Numbers in Italian from 1-1000 and Beyond: How to Count like a Native Speaker
Numbers do count… a lot!
And knowing Italian numbers (i numeri) is essential for day-to-day, real-life Italian conversations.
This guide will show you exactly how to use numbers in Italian—from zero up to sextillion, with the basics of ordinal numbers included too.
Read on to get the hang of Italian numbers, and practice along with the audio pronunciation!
- Italian Numbers 1 to 10
- Italian Numbers 11 to 20
- Italian Numbers 30 to 100
- Italian Numbers 101 and Beyond
- Italian Ordinal Numbers
- Notes on Numbers in Italian
- Other Quantities in Italian
- How To Practice Numbers in Italian
Italian Numbers 1 to 10
Italian Numbers 11 to 20
You’ll have an easier time remembering these numbers if you think of 11 as “1 and 10” combined, where uno and dieci becomes undici.
12 is “2 and 10” combined, where due and dieci becomes dodici and so forth.
Notice also that the order of names becomes inverted from 17 to 19. So instead of dici coming second, it gets written first for numbers diciassette, diciotto and diciannove.
Italian Numbers 30 to 100
Except for dieci (10) and venti (20), all tens digits are named based on their roots. So 50, coming from cinque (five), becomes cinquanta.
Italian Numbers 101 and Beyond
The hundreds are formed by adding the suffix -cento to the multiplier digit.
The thousands are formed by adding the suffix -mille or -mila to the digit multiplier.
-mille is used for numbers below two thousand, while -mila is the plural form, and so is used for numbers over two thousand.
100,000 to 1,000,000
For the hundred-thousands, we use the suffix -centomila.
Going Beyond 1,000,000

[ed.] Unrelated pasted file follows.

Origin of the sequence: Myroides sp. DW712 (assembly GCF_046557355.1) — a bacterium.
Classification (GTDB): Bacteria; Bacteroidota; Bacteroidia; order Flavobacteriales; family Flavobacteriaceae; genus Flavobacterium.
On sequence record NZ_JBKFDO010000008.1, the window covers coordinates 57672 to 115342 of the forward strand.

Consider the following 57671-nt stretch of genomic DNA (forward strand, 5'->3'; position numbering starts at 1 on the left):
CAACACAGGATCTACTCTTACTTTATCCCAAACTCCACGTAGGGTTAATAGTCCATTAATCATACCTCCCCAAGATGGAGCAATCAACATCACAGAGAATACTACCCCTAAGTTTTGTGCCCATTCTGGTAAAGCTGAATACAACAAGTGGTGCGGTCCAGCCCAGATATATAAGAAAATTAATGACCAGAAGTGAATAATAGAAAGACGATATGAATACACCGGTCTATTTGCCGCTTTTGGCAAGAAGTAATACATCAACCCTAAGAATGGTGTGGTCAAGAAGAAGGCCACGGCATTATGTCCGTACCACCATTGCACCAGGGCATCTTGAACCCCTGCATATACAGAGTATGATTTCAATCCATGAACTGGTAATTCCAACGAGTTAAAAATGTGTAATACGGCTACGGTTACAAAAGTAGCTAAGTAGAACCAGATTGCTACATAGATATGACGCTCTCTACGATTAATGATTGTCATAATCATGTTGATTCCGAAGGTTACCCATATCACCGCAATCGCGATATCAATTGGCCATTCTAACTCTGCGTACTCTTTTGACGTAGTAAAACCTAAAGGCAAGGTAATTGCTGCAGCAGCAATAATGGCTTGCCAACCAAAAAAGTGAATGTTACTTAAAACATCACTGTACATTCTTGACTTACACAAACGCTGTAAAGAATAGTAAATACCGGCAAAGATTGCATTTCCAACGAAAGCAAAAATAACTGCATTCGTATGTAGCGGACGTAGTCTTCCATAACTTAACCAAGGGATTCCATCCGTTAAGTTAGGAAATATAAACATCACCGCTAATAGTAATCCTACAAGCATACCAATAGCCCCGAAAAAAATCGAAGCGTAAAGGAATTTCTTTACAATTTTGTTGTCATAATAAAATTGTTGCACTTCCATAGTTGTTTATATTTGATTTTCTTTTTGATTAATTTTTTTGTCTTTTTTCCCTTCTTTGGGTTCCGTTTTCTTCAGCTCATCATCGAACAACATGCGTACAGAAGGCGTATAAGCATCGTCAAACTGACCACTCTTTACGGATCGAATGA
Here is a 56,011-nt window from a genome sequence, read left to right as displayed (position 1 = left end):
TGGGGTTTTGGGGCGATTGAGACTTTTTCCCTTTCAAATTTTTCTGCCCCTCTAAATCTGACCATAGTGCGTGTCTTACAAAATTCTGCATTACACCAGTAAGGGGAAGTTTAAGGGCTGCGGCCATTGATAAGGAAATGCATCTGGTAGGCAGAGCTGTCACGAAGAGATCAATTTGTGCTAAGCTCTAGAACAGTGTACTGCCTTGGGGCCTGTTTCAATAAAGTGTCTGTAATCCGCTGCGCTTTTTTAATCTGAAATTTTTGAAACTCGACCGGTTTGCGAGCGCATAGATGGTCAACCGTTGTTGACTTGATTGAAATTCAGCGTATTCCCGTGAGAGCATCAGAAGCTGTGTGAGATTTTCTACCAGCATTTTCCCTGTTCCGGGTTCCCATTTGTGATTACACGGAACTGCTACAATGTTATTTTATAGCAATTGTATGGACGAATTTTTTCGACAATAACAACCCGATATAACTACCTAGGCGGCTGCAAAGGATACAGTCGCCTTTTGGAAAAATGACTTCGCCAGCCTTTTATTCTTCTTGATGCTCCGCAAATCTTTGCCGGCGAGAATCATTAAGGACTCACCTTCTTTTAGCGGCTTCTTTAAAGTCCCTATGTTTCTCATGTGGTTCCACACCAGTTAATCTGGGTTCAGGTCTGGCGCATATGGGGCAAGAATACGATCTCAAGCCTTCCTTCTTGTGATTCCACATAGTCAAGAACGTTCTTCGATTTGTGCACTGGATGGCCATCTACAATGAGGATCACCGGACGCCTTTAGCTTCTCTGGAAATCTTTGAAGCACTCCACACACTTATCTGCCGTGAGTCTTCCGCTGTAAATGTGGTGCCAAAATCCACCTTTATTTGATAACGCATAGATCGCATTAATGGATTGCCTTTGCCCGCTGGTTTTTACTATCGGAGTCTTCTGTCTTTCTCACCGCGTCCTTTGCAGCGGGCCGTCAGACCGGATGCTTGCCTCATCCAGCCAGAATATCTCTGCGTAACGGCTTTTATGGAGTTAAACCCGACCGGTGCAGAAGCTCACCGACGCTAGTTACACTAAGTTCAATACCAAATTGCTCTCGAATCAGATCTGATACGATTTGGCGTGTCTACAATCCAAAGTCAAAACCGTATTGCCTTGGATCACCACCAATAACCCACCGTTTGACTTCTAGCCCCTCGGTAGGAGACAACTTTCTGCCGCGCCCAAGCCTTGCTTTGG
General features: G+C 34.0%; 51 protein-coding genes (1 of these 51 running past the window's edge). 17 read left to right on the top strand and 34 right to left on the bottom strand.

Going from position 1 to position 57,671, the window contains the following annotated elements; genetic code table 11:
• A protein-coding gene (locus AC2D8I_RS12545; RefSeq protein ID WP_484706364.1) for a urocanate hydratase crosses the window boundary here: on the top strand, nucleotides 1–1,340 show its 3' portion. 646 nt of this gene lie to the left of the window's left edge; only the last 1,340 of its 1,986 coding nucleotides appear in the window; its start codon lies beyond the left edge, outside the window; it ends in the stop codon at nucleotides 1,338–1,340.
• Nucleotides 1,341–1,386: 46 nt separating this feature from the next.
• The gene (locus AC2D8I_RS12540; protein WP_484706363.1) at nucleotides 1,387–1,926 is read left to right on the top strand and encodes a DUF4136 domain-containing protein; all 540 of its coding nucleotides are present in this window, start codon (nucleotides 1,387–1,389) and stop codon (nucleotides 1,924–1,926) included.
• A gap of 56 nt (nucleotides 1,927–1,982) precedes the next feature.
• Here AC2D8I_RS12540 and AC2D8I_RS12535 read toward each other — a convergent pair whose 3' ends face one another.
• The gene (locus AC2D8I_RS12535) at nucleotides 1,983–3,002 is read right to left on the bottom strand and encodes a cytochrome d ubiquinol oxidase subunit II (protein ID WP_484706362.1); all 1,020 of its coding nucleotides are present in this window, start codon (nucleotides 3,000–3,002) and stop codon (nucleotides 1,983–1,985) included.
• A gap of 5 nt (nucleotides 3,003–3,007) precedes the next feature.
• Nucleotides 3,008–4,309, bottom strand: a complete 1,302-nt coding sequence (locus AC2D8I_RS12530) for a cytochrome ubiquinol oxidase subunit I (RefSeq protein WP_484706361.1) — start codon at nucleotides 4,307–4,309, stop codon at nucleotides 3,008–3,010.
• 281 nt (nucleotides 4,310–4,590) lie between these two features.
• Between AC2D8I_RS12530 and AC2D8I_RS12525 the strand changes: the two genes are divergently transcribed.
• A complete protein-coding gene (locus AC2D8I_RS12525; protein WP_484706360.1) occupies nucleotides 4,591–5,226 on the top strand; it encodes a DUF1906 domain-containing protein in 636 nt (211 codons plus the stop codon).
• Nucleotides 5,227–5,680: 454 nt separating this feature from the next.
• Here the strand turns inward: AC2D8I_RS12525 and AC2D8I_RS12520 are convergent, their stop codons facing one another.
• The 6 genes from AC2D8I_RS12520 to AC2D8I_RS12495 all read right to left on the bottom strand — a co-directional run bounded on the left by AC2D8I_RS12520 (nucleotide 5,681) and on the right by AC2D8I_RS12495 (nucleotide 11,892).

Once you get beyond the millions, Italian alternates between the suffixes -ione and -iardo.
|1 billion||Un miliardo|
|1 trillion||Un bilione|
|1 quadrillion||Un biliardo|
|1 quintillion||Un trilione|
|1 sextillion||Un triliardo|
Italian Ordinal Numbers
Notes on Numbers in Italian
Of course, at some point you’ll need to form specific numbers. Here are some points to remember when forming different numbers in Italian:
- When two vowels in a number sit side by side, the first vowel is dropped. So for example, instead of venti-uno, you’d say ventuno for 21, and instead of trenta-otto, you’d say trentotto for 38. This lets you pronounce the numbers faster!
- From the ones, tens and hundreds, the bigger your number is, the longer its written form will be. This is because Italian doesn’t separate the hundreds, tens and ones. They have it as one long word with no breaks or spaces. For example, 154 = centocinquantaquattro, or 747 = settecentoquarantasette.
- In Italian, to form the plurals of regular nouns, we change the e to i. So one million is un milione, and two million becomes due milioni. This pattern carries on through the millions, so tre milioni, quattro milioni, etc.
- Italian bilione refers to the English trillion, not billion. This is due to the differences in long and short-scale naming systems used in the different countries. So when an American thinks of, say, “a billion,” his Italian counterpart thinks of it as “a thousand million.”